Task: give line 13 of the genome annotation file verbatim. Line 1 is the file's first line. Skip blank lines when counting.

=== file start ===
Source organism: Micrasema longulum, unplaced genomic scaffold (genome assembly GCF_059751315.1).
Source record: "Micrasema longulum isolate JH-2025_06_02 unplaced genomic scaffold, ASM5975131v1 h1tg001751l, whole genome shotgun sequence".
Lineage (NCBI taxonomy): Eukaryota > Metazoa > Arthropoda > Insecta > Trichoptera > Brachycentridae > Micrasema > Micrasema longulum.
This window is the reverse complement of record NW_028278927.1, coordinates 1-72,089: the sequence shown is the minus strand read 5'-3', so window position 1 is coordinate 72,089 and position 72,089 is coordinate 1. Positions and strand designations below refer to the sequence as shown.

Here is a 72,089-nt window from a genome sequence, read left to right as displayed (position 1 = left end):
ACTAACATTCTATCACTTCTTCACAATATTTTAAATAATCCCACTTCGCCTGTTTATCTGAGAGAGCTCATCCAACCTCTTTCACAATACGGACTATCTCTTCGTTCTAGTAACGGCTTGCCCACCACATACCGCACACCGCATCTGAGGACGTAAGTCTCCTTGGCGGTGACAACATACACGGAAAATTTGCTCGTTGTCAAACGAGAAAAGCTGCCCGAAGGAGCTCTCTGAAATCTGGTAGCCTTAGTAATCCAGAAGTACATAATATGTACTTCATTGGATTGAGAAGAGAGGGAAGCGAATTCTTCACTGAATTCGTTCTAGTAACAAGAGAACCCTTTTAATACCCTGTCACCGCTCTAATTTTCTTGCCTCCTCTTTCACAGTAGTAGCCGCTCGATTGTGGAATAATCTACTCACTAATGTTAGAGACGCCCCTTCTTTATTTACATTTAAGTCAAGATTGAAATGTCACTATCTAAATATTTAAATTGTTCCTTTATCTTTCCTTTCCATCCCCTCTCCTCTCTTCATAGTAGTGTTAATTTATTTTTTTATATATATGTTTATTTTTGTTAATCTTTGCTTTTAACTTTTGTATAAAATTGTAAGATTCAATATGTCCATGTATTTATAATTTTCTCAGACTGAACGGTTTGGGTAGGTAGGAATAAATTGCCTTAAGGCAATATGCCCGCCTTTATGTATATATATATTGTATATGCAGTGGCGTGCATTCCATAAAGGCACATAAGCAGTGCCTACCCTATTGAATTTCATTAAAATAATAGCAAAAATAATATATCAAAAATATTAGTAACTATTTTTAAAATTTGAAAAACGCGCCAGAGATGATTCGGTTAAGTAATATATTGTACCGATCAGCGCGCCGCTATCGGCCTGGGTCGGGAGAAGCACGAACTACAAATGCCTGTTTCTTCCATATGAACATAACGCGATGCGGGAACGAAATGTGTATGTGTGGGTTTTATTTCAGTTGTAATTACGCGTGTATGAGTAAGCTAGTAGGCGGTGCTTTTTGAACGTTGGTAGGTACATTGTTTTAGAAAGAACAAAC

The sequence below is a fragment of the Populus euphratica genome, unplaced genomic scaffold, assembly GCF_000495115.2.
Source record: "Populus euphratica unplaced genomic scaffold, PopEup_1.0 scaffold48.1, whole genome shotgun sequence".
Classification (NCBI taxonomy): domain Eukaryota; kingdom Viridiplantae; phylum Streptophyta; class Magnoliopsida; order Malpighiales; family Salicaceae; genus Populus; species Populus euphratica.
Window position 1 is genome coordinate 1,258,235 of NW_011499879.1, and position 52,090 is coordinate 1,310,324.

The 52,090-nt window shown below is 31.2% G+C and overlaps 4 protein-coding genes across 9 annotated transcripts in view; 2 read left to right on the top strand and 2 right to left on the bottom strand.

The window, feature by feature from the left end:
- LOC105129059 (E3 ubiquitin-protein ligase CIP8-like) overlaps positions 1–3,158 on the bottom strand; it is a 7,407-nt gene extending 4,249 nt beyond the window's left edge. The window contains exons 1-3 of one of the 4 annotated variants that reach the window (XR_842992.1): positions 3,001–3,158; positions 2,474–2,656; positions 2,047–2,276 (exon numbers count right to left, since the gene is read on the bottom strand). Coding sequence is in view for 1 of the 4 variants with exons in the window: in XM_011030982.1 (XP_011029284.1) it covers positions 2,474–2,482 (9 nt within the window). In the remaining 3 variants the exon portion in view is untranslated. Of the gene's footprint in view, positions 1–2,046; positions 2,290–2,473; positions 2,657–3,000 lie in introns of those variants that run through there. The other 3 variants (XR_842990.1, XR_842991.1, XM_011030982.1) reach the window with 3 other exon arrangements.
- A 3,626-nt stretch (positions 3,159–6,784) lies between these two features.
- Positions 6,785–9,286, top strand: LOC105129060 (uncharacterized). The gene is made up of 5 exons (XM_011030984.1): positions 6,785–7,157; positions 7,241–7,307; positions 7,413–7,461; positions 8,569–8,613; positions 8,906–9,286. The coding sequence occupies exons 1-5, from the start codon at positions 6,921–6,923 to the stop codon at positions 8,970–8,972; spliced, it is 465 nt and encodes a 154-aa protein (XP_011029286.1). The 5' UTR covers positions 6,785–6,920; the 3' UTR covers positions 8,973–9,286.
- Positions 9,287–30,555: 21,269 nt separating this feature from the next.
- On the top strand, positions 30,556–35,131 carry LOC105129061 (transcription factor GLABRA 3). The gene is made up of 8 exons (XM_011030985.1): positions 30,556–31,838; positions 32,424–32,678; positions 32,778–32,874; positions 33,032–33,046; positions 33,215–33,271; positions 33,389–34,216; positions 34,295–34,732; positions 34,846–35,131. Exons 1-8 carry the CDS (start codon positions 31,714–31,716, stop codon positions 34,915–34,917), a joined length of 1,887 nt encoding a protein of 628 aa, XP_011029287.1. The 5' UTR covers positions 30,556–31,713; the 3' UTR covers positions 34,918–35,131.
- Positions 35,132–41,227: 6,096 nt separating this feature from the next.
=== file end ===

- LOC105129059 (E3 ubiquitin-protein ligase CIP8-like) overlaps positions 1–3,158 on the bottom strand; it is a 7,407-nt gene extending 4,249 nt beyond the window's left edge. The window contains exons 1-3 of one of the 4 annotated variants that reach the window (XR_842992.1): positions 3,001–3,158; positions 2,474–2,656; positions 2,047–2,276 (exon numbers count right to left, since the gene is read on the bottom strand). Coding sequence is in view for 1 of the 4 variants with exons in the window: in XM_011030982.1 (XP_011029284.1) it covers positions 2,474–2,482 (9 nt within the window). In the remaining 3 variants the exon portion in view is untranslated. Of the gene's footprint in view, positions 1–2,046; positions 2,290–2,473; positions 2,657–3,000 lie in introns of those variants that run through there. The other 3 variants (XR_842990.1, XR_842991.1, XM_011030982.1) reach the window with 3 other exon arrangements.